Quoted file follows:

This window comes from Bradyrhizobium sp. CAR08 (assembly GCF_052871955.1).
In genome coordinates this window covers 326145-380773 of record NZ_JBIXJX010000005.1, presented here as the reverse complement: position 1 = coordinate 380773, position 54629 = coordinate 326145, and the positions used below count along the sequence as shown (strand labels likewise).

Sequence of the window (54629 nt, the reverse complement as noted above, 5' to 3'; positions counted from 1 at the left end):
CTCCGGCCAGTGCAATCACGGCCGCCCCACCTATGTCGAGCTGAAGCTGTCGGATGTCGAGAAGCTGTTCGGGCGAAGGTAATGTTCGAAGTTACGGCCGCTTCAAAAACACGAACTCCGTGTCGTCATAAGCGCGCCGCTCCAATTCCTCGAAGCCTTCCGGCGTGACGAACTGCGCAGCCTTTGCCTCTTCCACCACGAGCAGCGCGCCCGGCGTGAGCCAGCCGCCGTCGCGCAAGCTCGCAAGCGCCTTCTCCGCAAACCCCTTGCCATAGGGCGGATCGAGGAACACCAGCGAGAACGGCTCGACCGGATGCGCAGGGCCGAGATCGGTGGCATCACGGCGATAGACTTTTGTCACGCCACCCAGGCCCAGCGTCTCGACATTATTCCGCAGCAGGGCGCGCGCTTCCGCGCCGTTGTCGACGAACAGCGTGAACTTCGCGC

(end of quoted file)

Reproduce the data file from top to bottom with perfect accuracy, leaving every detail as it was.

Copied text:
This window comes from Bradyrhizobium sp. CAR08 (assembly GCF_052871955.1).
In genome coordinates this window covers 326145-380773 of record NZ_JBIXJX010000005.1, presented here as the reverse complement: position 1 = coordinate 380773, position 54629 = coordinate 326145, and the positions used below count along the sequence as shown (strand labels likewise).

Sequence of the window (54629 nt, the reverse complement as noted above, 5' to 3'; positions counted from 1 at the left end):
CTCCGGCCAGTGCAATCACGGCCGCCCCACCTATGTCGAGCTGAAGCTGTCGGATGTCGAGAAGCTGTTCGGGCGAAGGTAATGTTCGAAGTTACGGCCGCTTCAAAAACACGAACTCCGTGTCGTCATAAGCGCGCCGCTCCAATTCCTCGAAGCCTTCCGGCGTGACGAACTGCGCAGCCTTTGCCTCTTCCACCACGAGCAGCGCGCCCGGCGTGAGCCAGCCGCCGTCGCGCAAGCTCGCAAGCGCCTTCTCCGCAAACCCCTTGCCATAGGGCGGATCGAGGAACACCAGCGAGAACGGCTCGACCGGATGCGCAGGGCCGAGATCGGTGGCATCACGGCGATAGACTTTTGTCACGCCACCCAGGCCCAGCGTCTCGACATTATTCCGCAGCAGGGCGCGCGCTTCCGCGCCGTTGTCGACGAACAGCGTGAACTTCGCGC